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Naturalism in Art and Literature

The Father Of Naturalism, The Early Naturalist Painters, Spreading Naturalism, Bibliography

Naturalism, a term widely used in the nineteenth century, was employed by novelists, artists, and art critics as a synonym for realism. But, in fact, naturalism was a much more complex term. The term derived from the theory of positivism developed by the French philosopher Auguste Comte (1798–1857). The roots of scientific naturalism, emerging from the eighteenth century and coming to fruition in the nineteenth century, considered knowledge as a pure science that was to be reinforced by a clear understanding of the laws of nature and an objective observation of facts. In the last half of the nineteenth century writers, primarily novelists, subscribed to this innovative positivist view of the world around them.

In the course of the nineteenth century the philosopher Hippolyte Taine applied scientific methods to the study of art and literature. From 1864 to 1884, as a professor at the influential École des Beaux-Arts in Paris, Taine taught students that the character and development of visual culture were determined by two qualities: race and the environment in which art was created. Taine presented the foundation for an evolutionary approach toward human nature and the importance of family genes in determining the ways in which people reacted. Similarly, this author's advocacy of studying the locale or place in which an individual was brought up emphasized societal implications in shaping an individual. Taine's widely read book The Philosophy of Art conveyed his beliefs to a broad audience.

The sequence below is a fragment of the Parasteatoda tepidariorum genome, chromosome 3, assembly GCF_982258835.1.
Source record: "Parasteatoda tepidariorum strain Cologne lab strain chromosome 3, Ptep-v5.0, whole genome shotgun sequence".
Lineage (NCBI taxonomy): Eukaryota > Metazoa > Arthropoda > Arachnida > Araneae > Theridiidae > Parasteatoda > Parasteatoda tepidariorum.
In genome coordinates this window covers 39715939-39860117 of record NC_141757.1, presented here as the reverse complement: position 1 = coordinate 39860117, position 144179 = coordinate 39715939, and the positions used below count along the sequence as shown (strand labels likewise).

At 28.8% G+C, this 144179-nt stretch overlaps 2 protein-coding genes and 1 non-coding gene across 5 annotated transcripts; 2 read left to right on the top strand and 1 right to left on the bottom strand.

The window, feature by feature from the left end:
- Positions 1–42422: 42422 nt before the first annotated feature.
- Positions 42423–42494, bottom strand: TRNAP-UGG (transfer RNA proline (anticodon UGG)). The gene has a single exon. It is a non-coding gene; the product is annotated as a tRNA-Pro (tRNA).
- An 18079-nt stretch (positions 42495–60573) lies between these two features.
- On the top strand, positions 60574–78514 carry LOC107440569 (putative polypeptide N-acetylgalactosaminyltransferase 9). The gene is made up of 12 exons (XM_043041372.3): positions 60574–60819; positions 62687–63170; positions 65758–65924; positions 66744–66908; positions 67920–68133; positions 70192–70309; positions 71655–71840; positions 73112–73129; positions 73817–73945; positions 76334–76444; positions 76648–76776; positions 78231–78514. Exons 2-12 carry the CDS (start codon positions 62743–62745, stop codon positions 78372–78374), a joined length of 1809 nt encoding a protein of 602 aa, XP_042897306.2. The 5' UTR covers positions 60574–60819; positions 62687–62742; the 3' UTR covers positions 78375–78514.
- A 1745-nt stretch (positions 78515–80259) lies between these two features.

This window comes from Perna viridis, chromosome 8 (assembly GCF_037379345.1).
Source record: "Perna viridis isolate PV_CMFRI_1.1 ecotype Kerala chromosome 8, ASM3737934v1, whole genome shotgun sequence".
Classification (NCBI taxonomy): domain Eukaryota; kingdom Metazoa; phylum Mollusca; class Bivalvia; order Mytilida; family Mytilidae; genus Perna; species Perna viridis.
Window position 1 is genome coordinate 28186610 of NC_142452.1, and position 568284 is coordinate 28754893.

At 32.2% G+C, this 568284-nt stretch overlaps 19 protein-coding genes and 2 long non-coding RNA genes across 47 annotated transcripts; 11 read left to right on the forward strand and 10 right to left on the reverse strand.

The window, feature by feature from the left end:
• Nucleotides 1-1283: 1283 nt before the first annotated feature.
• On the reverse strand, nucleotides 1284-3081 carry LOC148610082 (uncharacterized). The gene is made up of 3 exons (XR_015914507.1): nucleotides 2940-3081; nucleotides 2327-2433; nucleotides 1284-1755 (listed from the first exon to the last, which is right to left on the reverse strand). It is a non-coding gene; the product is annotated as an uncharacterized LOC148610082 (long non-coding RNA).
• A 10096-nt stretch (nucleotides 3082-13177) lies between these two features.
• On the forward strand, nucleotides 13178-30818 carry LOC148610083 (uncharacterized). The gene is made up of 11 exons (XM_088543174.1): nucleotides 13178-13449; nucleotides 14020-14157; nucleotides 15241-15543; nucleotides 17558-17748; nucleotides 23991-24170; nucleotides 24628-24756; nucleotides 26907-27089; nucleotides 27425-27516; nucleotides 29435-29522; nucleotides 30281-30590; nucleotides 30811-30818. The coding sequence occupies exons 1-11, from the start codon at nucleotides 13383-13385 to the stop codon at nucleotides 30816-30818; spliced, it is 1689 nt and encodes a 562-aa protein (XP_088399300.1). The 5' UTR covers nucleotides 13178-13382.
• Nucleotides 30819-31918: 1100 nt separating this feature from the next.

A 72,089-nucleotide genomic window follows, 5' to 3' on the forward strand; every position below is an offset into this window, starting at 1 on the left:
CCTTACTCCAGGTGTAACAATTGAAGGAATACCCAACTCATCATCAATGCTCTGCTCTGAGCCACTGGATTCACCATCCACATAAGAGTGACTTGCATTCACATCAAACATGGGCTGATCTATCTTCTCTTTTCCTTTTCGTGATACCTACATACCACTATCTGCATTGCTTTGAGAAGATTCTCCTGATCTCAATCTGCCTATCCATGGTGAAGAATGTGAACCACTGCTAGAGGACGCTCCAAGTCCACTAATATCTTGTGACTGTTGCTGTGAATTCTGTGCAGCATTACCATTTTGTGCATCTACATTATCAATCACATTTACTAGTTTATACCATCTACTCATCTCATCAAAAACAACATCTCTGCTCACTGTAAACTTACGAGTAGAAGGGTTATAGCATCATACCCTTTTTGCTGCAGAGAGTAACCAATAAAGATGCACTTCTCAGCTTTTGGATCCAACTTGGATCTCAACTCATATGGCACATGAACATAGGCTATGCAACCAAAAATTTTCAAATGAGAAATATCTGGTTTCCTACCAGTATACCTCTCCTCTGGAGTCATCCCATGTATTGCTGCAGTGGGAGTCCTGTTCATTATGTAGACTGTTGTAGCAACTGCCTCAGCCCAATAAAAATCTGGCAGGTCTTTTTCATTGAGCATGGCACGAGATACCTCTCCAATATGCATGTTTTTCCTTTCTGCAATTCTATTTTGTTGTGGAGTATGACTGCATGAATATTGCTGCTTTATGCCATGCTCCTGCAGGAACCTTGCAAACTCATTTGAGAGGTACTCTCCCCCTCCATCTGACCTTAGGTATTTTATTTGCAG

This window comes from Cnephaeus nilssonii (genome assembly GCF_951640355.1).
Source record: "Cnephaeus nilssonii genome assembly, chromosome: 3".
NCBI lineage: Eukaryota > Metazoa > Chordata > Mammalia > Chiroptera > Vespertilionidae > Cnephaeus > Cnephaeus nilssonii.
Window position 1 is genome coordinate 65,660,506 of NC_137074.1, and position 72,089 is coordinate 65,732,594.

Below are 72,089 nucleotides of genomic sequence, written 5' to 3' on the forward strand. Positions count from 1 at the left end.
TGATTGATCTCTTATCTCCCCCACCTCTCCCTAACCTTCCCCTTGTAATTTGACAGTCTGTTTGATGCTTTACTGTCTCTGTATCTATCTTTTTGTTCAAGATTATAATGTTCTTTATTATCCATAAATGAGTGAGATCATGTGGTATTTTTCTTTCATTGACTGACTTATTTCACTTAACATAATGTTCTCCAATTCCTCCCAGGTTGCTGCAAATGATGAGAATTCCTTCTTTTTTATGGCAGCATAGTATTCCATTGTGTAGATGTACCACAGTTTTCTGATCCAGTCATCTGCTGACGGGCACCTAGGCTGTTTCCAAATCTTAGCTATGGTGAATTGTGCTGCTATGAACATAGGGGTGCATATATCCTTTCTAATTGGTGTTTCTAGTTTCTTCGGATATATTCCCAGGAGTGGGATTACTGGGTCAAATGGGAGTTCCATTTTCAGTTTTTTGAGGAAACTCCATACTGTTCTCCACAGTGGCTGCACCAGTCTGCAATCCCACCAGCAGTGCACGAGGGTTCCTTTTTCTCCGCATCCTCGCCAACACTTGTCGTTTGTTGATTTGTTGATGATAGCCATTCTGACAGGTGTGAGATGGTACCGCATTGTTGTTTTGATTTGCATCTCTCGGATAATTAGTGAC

Taine's ideas also provided a scientific method for historians that allowed them to understand the past and even predict the future since it was based on immutable historic laws. His approach contributed a foundation upon which contemporary thinkers could build literary and artistic examples of works that were meant to reflect their own era through a factual reconstruction of the "spirit of the time." This need to be "of one's own time" affected writers and visual artists until the end of the nineteenth century and into the twentieth.

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